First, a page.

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Orésa; some are made in the districts very little was imported by sea_or
Packthread is wove into sack cloth
The arts of Europe, on the other hand, have been imitated in India, but without complete success; and some of the more ancient manufactures of the country are analogous to . those which have been now introduced from Europe. We allude to several sorts of cotton cloth. Dimities of various kinds and patterns, and cloths resembling diaper and damask linen, are now made at Dak'la, Patna, Tanda, and many other places.
Cotton is cultivated throughout Bengal. Formerly the produce was early equal to the consumption, and
Several species and numerous varieties of the plant afford this useful production. Some sorts are undoubt
The excessive price which silk bore in Europe, when it could be obtained only through the commerce of India, rendered this the most valuable article of oriental traffic. The silk-worm, long since introduced into Greece, afterwards propagated in Italy, and more lately in France, left. India deprived of its exclusive commerce in silk. Bengal has now recovered a share in the supplying of this production; but unless we are misinformed, the raw silk of Bengal
The commerce of saltpetre is par ticularly interesting on account of the decided superiority of these provinces, which is in nothing more conspicuous than in this production. Common observers have noticed that grounds much trodden by cattle, the walls of
bears in the European market a price and the Dekhin. The cones are somewhat inferior to that of the best large, but sparingly covered with silk. Italian silk. As the filatures of Italy In colour and lustre, too, the silk is have been copied in Bengal, it does far inferior to that of the domesticatnot occur to us that we ought to as- ed insect. But its cheapness renders cribe this inferiority to defective ma- it useful in the fabrication of coarse nufacture. It has been thought that silks. The production of it may be the best silk is not obtained from increased by encouragement, and a worms fed on the sort of mulberry very large quantity may be exported which is commonly cultivated in Ben- in the raw state at a very moderate gal. There is silk obtained from wild rate. It might be used in Europe, for worms, and from those which are fed the preparation of silk goods; and on other plants than mulberry. It is mixed with wool or cotton, might a subject interesting as well as curi- form, as it now does in India, a beauous, since much silk of this kind sup- tiful and acceptable manufacture. plies home consumption, much is imported from the countries situated on the north-east border of Bengal, and on the southern frontier of Benares; much is exported wrought and unwrought, to the western parts of India; and some enters into manufactures, which are said to be greatly inhabited places, and, in short, any in request in Europe. rubbish wherein putrifying animal The neighbourhood of Mursheda- substances abound, do naturally afbad is the chief seat of the manufac- ford nitre, and culinary salt by exture of wove silk; tafeta, both plain posure to the atmospherical air. Artiand flowered, and many other sorts ficial beds are made in India, as in Eufor inland commerce and for exporta- rope, upon these principles, but with tion, are made there more abundant- less trouble than in most other counly than at any other place where silk tries. It is only necessary to collect is wove. Tissues, brocades, and the earth of old walls, or the scrapornamented gauzes are the manufac- ings of roads, cow-pens, and other ture of Benares. Plain gauzes, adapt- places frequented by cattle, and to ed to the uses of the country, are leave mounds of such earth exposed wove in the western and southern to the weather. Both nitre and cucorner of Bengal. linary salt are naturally formed there; and the saltpetre is extracted by filtering water through earth so impregnated with nitre, to dissolve and bring away the salt which it contained. The brine is evaporated by boiling, and when cold affords nitre by crystallization. The salt thus obtained is again dissolved, boiled and scummed; and when it has cooled, after sufficient evaporation, the brine yields the saltpetre of commerce. In the same earth, nitre is reproduced within two years in sufficient quantity to subject the earth to the same process, with equal success; mixing, however, a sufficient quantity of new rubbish, without which the nitre would be neither abundant, nor easily collected.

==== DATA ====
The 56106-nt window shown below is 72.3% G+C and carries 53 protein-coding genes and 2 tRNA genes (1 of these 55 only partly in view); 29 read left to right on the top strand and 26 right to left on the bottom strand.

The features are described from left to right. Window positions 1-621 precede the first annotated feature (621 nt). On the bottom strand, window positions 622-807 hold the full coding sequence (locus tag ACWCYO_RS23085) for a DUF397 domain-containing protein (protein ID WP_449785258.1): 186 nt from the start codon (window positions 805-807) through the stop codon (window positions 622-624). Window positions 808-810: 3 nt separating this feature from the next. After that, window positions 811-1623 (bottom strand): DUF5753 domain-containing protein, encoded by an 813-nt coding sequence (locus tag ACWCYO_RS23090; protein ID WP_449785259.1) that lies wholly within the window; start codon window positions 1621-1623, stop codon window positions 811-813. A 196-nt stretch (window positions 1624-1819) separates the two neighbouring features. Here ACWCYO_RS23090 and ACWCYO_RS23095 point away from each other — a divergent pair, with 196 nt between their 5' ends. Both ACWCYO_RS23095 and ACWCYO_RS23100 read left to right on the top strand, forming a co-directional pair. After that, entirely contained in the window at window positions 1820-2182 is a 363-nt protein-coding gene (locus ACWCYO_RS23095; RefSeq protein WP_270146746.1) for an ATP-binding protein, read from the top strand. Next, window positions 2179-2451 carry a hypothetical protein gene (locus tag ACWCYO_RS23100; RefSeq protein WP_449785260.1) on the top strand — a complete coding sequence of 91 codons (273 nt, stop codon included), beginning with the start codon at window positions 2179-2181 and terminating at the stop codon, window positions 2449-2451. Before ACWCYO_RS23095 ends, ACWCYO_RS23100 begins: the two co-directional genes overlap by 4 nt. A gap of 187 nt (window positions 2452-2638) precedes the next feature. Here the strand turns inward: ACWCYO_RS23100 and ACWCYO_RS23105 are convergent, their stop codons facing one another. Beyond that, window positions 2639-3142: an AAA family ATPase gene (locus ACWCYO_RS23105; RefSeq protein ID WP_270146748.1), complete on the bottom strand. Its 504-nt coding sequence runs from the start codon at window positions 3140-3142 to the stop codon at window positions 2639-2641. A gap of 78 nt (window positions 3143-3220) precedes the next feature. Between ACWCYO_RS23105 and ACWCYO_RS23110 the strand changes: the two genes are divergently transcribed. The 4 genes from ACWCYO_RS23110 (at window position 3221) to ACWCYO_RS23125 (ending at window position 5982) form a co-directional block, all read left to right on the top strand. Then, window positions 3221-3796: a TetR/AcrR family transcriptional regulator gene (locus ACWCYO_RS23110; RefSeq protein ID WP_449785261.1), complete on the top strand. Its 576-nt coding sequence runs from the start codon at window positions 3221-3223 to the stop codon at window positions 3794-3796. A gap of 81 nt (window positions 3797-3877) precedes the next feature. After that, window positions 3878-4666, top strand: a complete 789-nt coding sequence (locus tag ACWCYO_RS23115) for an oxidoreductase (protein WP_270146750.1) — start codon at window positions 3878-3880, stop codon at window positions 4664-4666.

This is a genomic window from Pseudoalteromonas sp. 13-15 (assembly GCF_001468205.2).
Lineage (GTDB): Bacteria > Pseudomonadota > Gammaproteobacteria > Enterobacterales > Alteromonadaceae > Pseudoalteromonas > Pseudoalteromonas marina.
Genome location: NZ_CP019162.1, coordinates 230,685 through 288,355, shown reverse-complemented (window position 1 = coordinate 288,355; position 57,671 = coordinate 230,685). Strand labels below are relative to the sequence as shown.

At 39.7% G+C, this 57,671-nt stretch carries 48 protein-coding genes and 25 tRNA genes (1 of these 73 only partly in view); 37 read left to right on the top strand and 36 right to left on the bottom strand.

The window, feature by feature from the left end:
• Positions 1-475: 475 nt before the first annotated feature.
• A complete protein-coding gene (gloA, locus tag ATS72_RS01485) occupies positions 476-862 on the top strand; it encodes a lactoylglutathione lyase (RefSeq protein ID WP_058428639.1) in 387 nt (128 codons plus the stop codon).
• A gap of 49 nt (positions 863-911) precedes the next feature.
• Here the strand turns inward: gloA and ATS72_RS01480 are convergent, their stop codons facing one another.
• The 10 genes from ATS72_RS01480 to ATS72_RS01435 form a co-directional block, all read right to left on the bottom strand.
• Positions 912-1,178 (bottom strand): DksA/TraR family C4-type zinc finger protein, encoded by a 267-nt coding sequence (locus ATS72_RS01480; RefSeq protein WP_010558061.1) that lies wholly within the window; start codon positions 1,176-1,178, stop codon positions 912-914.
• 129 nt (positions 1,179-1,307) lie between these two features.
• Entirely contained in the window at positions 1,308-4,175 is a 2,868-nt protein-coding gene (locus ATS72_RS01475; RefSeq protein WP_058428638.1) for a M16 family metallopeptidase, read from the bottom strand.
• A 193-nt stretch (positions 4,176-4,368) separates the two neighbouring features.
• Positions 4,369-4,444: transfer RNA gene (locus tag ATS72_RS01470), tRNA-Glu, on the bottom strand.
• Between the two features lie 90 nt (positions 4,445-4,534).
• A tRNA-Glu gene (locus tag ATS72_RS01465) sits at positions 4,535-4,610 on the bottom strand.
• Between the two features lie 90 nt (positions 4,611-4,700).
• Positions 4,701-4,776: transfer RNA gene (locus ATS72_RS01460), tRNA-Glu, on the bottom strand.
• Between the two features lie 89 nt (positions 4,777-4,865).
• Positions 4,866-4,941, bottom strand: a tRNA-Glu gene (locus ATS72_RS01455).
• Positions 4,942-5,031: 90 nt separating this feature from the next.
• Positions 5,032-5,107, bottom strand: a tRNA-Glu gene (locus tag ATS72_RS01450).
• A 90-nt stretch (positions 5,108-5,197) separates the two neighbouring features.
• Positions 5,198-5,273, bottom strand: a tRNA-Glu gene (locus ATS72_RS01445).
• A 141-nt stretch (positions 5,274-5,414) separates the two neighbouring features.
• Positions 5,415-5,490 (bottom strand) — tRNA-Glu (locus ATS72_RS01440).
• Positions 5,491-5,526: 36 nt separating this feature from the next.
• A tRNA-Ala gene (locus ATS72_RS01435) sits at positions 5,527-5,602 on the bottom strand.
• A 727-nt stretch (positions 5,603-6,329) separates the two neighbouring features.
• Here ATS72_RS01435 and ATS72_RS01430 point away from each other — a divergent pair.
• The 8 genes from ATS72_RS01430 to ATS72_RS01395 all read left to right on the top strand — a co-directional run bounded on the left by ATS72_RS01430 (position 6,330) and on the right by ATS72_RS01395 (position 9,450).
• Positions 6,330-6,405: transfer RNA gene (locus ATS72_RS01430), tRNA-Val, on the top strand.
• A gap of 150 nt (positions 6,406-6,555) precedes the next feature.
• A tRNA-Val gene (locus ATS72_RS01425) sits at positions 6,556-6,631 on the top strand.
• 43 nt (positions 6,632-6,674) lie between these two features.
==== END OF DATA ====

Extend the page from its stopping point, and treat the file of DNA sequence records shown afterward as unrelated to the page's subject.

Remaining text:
The manufacture of saltpetre scarce ly passes the eastern limits of Bihar, and it is a practical remark that the production of nitre is greatest during
The weaving of mixed goods, made with silk and cotton, flourishes chiefly at Malda, at Bhagelpur, and at some towns in the province of Berd
Filature silk, which may be considered as in an intermediate state between the infancy of raw produce, and the maturity of manufacture, has been already noticed. A consider able quantity is exported to the Western parts of India; and much is sold at Mirzapur, a principal mart of Benares, and passes thence to the Mahratta dominions, and the centrical parts of Hindostan.
The tesser, or wild silk, is procured in abundance from countries bordering on Bengal, and from some provinces included within its limits. The wild silk worms are there found on several sorts of trees, which are common in the forests of Silhet, Asam,
the prevalence of the hot winds, the importation of it from India, which are essential to its abundant which was shortly afterwards discouformation. tinued by the Portuguese, has only lately been revived.